The Display Barn features an extensive collection of Appalachian folk art. This exhibit showcases a number of colorful mountain characters that created masterful works of art, without any formal training. A prime example of pioneer ingenuity, these carvers, sculptors, and painters demonstrated an uncanny ability to make “something from nothing”; their creations were often fashioned out of common items that could be found nearby. These works are as impressive for their quality as they are for their unique, aesthetic beauty.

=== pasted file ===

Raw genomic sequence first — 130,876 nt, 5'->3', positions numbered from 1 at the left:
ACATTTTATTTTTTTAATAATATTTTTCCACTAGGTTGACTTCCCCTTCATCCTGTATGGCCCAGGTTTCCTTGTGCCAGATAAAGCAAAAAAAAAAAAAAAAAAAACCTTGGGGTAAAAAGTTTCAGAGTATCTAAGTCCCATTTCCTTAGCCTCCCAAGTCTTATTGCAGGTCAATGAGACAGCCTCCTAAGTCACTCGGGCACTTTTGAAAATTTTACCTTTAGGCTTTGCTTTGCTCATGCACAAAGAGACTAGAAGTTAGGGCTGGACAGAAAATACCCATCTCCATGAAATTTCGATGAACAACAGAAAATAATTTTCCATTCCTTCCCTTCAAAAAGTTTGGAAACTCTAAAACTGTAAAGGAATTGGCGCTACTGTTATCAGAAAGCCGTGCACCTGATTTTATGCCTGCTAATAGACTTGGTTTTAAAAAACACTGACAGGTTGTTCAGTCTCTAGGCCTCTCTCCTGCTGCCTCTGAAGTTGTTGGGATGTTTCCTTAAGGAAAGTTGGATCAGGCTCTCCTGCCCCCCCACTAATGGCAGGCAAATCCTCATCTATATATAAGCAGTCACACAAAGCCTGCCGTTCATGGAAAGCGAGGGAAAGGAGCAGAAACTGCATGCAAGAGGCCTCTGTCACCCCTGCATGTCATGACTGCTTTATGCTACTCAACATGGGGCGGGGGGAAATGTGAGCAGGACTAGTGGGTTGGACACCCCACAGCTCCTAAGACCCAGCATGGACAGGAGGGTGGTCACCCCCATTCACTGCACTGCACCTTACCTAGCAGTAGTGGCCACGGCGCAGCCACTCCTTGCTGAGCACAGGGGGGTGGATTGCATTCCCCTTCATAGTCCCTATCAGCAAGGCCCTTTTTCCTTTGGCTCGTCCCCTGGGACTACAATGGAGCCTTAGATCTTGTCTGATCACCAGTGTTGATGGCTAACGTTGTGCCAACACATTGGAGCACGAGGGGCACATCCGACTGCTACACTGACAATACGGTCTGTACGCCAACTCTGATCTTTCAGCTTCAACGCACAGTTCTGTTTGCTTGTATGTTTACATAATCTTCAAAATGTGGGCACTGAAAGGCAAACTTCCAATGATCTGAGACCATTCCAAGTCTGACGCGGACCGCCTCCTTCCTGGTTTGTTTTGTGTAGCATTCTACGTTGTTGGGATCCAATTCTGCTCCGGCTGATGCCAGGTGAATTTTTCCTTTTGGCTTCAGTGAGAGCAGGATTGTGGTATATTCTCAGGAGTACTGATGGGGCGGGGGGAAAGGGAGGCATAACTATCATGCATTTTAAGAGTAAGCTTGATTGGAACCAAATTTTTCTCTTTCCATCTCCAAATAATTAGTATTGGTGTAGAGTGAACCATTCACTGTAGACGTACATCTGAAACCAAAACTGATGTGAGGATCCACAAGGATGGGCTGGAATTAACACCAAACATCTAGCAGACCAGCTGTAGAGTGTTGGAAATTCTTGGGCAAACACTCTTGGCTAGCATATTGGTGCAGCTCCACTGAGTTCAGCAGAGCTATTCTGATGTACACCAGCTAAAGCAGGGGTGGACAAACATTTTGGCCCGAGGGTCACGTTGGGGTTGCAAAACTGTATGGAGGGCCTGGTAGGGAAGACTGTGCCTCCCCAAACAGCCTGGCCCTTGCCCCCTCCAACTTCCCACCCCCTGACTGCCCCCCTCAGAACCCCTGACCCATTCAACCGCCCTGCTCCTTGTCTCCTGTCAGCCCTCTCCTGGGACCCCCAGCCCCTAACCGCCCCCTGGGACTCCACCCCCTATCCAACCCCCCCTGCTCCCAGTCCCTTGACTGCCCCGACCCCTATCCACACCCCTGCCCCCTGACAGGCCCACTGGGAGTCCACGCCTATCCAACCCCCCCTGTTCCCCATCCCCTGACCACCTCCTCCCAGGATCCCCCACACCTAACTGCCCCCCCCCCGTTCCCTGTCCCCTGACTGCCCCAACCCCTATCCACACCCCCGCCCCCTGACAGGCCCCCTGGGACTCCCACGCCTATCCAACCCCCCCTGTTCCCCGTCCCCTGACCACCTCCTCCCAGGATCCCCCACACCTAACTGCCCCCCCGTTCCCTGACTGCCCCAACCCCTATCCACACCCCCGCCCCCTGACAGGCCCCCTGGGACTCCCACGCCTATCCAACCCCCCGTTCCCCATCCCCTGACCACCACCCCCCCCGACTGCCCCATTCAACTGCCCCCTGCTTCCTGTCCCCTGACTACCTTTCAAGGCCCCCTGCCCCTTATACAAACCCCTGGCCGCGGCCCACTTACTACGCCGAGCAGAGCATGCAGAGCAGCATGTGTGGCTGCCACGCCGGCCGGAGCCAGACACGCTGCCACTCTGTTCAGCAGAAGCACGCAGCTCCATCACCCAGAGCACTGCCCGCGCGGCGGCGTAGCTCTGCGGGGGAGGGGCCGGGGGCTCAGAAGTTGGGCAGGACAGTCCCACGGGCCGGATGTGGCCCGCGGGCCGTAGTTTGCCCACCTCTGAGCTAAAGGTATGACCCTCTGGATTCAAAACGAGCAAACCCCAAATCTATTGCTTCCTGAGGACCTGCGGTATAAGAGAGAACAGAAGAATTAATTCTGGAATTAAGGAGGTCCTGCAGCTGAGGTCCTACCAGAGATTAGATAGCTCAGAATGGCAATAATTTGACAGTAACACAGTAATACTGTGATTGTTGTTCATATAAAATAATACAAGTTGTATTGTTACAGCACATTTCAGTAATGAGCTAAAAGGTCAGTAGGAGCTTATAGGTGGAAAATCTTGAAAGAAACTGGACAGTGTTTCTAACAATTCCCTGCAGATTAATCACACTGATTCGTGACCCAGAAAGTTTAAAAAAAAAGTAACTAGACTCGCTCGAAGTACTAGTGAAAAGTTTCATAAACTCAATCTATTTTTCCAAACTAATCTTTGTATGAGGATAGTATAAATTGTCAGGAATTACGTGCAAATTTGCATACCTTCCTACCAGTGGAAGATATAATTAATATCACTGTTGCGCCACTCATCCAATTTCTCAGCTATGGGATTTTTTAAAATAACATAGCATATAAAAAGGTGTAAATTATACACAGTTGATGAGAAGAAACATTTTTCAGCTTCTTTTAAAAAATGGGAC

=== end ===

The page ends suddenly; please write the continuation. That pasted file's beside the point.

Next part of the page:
Here, you’ll meet a number of strange and fascinating personalities, such as Minnie Black, who made instruments and sculptures from gourds, and Troy Webb, a coal miner who taught himself to whittle after suffering a terrible mining accident—later becoming one of the nation’s premiere carvers of primitive art. One of the more memorable displays is devoted to Cedar Creek Charlie, a man who painted everything he owned—from the house that he lived in to the clothes that he wore—with red, white, and blue polka dots.
These are just a few of the many interesting people that you’ll meet in an exhibit that Smithsonian Magazine refers to as “most impressive.”
Minnie Black Troy Webb